Posts Tagged ‘children’s books’

New book award for Sonya Hartnett

August 19, 2013
Sonya Hartnett at the National Library of Australia. Photo: Jeffrey Chan

Sonya Hartnett at the National Library of Australia. Photo: Jeffrey Chan

Three children have been sent to live in the countryside, safe from the war in London. When they find two boys hiding in a castle, the past and future come together to make an extraordinary adventure.

That´s the story of Children of the King (2012) by Sonya Hartnett, which last Friday was announced as winner of the Younger Readers Book of the Year 2013 by the Children’s Book Council of Australia (CBCA).

Sonya Hartnett received the Astrid Lindgren Memorial Award in 2008, with the following jury citation:

Sonya Hartnett is one of the major forces for renewal in modern young adult fiction. With psychological depth and a concealed yet palpable anger, she depicts the circumstances of young people without avoiding the darker sides of life. She does so with linguistic virtuosity and a brilliant narrative technique; her works are a source of strength.

Sonya has received numerous awards, and among these the CBCA’s Book of the Year for The Silver Donkey (2005) and The Midnight Zoo (2011). She comments last week’s announcement in the Brisbane News:

“When you get a book like The Children of the King you can feel it’s good from the start. The good ones feel as if they’re already written and you’re just transcribing them.”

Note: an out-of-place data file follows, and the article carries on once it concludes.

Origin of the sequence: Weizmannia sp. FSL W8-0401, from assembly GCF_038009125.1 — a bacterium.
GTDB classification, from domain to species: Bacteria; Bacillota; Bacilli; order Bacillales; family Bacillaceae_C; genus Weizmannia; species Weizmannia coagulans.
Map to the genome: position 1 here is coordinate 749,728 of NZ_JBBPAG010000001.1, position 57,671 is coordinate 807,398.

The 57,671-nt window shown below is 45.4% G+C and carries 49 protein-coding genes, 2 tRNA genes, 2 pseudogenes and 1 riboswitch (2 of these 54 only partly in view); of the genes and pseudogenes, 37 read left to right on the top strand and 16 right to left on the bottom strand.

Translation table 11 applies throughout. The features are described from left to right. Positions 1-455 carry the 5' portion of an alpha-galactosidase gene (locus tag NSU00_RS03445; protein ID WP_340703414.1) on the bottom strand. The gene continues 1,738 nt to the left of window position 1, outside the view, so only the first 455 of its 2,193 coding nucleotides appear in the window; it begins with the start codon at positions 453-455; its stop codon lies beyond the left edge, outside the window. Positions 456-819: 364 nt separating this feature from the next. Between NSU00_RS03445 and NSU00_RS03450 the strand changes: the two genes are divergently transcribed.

Cover of Children of the King.

Cover of The Children of the King.

Follow the announcement live on our web

March 22, 2013
The announcement takes place in Vimmerby, the birthplace of Astrid Lindgren. The cultural centre is situated next to Astrid Lindgren's childhood home. Photo: Emma Jansson.

The announcement takes place in Vimmerby, the birthplace of Astrid Lindgren. The cultural centre is situated next to Astrid Lindgren’s childhood home. Photo: Emma Jansson.

The announcement of this year’s recipient can be followed live on our web, starting 12.50 on Tuesday. It will be followed by a short presentation of the recipient by one of the jury members. Watch jury member Elina Druker’s presentation of last year’s recipient Guus Kuijer here.

Like the previous years, the announcement in Vimmerby will be streamed by link to the international children’s book fair in Bologna, which is very special for us this year as Sweden as the first Nordic country is guest of honor. The Swedish Minister for Culture, Lena Adelsohn Liljeroth will participate in the ALMA press conference, something we of course are very happy for.

2012 announcement in Bologna. Photo: Stefan Tell.

2012 announcement in Bologna. Photo: Stefan Tell.

Get under the surface of the recipients’ works

January 11, 2013